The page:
Challenge of agency's selected Standard Industrial Classification code is not for consideration by the General Accounting Office. Since conclusive authority over this matter is vested in the Small Business Administration. Which eliminated Tri-Way from consideration for an award which was being made as a set-aside pursuant to Section 8(a) of the Small Business Act. We dismissed the protest because decisions concerning eligibility for an 8(a) award generally are not reviewable by our Office. 4 C.F.R. The solicitation was issued to obtain guard services at the INS detention facility located at 201 Varick Street. The INS notified Tri-Way that it was no longer small under the $6 million size standard and.
B-238115.2, Apr 10, 1990, 90-1 CPD 380
PROCUREMENT - Bid Protests - GAO authority DIGEST: 1. Challenge of agency's selected Standard Industrial Classification code is not for consideration by the General Accounting Office, since conclusive authority over this matter is vested in the Small Business Administration. PROCUREMENT - Bid Protests - Bias allegation - Allegation substantiation - Burden of proof 2. Protest alleging bad faith must present convincing evidence that government officials had a specific and malicious intent to injure the protester.
Tri-Way Security & Escort Service, Inc.-- Request for Reconsideration:
Tri-Way Security & Escort Service, Inc., requests reconsideration of our dismissal of Tri-Way's protest that the Immigration and Naturalization Service (INS) assigned an improper Standard Industrial Classification (SIC) code under solicitation No. ERO-0-0001, which eliminated Tri-Way from consideration for an award which was being made as a set-aside pursuant to Section 8(a) of the Small Business Act, 15 U.S.C. Sec. 637(a) (1988). We dismissed the protest because decisions concerning eligibility for an 8(a) award generally are not reviewable by our Office. 4 C.F.R. Sec. 21.3(m)(2) (1989).
We affirm the dismissal.
The solicitation was issued to obtain guard services at the INS detention facility located at 201 Varick Street, New York, New York. INS assigned the solicitation SIC code 7381, "Detective, Guard, and Armored Car Services," with a size standard that average annual receipts for the preceding three fiscal years not exceed $6 million. Tri-Way contends that the SIC code should be changed to 8744, "Facilities Support Management," with a size standard that average annual receipts for the preceding three fiscal years not exceed $13.5 million.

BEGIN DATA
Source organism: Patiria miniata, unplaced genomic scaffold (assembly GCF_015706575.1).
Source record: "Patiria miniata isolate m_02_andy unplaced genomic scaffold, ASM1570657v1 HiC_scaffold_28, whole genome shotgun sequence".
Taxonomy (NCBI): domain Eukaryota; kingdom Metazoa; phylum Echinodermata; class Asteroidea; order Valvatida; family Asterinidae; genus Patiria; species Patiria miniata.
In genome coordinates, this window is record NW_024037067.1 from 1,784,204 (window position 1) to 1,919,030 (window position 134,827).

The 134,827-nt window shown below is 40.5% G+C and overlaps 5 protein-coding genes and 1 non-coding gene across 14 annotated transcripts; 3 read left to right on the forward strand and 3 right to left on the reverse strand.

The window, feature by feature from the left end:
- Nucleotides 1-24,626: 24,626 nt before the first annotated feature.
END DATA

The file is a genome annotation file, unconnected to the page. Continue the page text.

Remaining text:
This requirement has been assigned SIC code 7381 since 1983, and Tri Way, as the incumbent contractor, previously qualified as small under the $6 million size standard. In March 1989, the INS notified Tri-Way that it was no longer small under the $6 million size standard and, therefore, would not be eligible for the follow-on procurement. Tri Way then contacted the Small Business Administration (SBA) and requested that it appeal to the INS to change the SIC code to 8744, under which Tri-Way would be eligible for award. Tri-Way also "protested" this issue to the INS, but the INS refused to make the change.
SBA regulations state that "(s)o long as the SIC code assigned to the requirement by the procuring agency is reasonable, the SIC code will be accepted by SBA." 54 Fed.Reg. 34732 (1989) (to be codified at 13 C.F.R. 124.308(b)-(1)). In the event the SBA finds the assignment unreasonable, and the contracting activity disagrees, SBA may (1) refuse to accept the requirement for the 8(a) program, (2) appeal the contracting officer's determination to the head of the agency, or (3) file a SIC code appeal to SBA's Office of Hearings and Appeals. 54 Fed.Reg. 34732 (1989) (to be codified at 13 C.F.R. Sec. 124.308(b)(2)).